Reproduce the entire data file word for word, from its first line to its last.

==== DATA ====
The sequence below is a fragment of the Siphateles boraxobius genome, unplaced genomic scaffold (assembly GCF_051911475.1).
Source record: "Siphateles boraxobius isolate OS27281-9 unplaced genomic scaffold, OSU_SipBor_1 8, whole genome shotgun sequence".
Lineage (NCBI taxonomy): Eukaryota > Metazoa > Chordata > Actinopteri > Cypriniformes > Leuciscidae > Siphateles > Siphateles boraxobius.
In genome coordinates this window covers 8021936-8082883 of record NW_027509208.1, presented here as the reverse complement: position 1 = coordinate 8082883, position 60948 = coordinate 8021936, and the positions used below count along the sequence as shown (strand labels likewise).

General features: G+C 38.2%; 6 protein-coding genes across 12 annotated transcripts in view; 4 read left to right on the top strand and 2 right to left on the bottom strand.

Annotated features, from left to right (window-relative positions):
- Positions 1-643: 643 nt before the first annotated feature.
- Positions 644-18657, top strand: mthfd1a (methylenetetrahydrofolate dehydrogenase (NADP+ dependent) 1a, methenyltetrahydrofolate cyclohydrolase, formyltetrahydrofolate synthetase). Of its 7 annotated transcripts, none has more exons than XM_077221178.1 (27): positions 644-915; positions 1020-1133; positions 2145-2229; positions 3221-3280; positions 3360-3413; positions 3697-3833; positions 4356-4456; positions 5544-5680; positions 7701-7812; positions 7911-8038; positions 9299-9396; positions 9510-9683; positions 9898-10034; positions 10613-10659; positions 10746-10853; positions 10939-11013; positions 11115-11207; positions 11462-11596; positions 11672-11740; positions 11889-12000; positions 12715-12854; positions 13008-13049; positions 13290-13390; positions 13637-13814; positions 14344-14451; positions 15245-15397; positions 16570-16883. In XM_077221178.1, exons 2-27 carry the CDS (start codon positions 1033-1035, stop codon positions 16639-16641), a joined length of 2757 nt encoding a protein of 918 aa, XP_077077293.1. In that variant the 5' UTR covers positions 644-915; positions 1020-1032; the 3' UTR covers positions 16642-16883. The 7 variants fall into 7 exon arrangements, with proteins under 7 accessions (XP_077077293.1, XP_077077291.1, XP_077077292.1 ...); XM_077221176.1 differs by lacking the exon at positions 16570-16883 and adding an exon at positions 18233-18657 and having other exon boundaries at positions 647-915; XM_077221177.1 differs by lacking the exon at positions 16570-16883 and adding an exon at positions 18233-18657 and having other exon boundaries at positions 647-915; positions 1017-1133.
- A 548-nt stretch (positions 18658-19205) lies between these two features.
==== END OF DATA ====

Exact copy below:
The sequence below is a fragment of the Siphateles boraxobius genome, unplaced genomic scaffold (assembly GCF_051911475.1).
Source record: "Siphateles boraxobius isolate OS27281-9 unplaced genomic scaffold, OSU_SipBor_1 8, whole genome shotgun sequence".
Lineage (NCBI taxonomy): Eukaryota > Metazoa > Chordata > Actinopteri > Cypriniformes > Leuciscidae > Siphateles > Siphateles boraxobius.
In genome coordinates this window covers 8021936-8082883 of record NW_027509208.1, presented here as the reverse complement: position 1 = coordinate 8082883, position 60948 = coordinate 8021936, and the positions used below count along the sequence as shown (strand labels likewise).

General features: G+C 38.2%; 6 protein-coding genes across 12 annotated transcripts in view; 4 read left to right on the top strand and 2 right to left on the bottom strand.

Annotated features, from left to right (window-relative positions):
- Positions 1-643: 643 nt before the first annotated feature.
- Positions 644-18657, top strand: mthfd1a (methylenetetrahydrofolate dehydrogenase (NADP+ dependent) 1a, methenyltetrahydrofolate cyclohydrolase, formyltetrahydrofolate synthetase). Of its 7 annotated transcripts, none has more exons than XM_077221178.1 (27): positions 644-915; positions 1020-1133; positions 2145-2229; positions 3221-3280; positions 3360-3413; positions 3697-3833; positions 4356-4456; positions 5544-5680; positions 7701-7812; positions 7911-8038; positions 9299-9396; positions 9510-9683; positions 9898-10034; positions 10613-10659; positions 10746-10853; positions 10939-11013; positions 11115-11207; positions 11462-11596; positions 11672-11740; positions 11889-12000; positions 12715-12854; positions 13008-13049; positions 13290-13390; positions 13637-13814; positions 14344-14451; positions 15245-15397; positions 16570-16883. In XM_077221178.1, exons 2-27 carry the CDS (start codon positions 1033-1035, stop codon positions 16639-16641), a joined length of 2757 nt encoding a protein of 918 aa, XP_077077293.1. In that variant the 5' UTR covers positions 644-915; positions 1020-1032; the 3' UTR covers positions 16642-16883. The 7 variants fall into 7 exon arrangements, with proteins under 7 accessions (XP_077077293.1, XP_077077291.1, XP_077077292.1 ...); XM_077221176.1 differs by lacking the exon at positions 16570-16883 and adding an exon at positions 18233-18657 and having other exon boundaries at positions 647-915; XM_077221177.1 differs by lacking the exon at positions 16570-16883 and adding an exon at positions 18233-18657 and having other exon boundaries at positions 647-915; positions 1017-1133.
- A 548-nt stretch (positions 18658-19205) lies between these two features.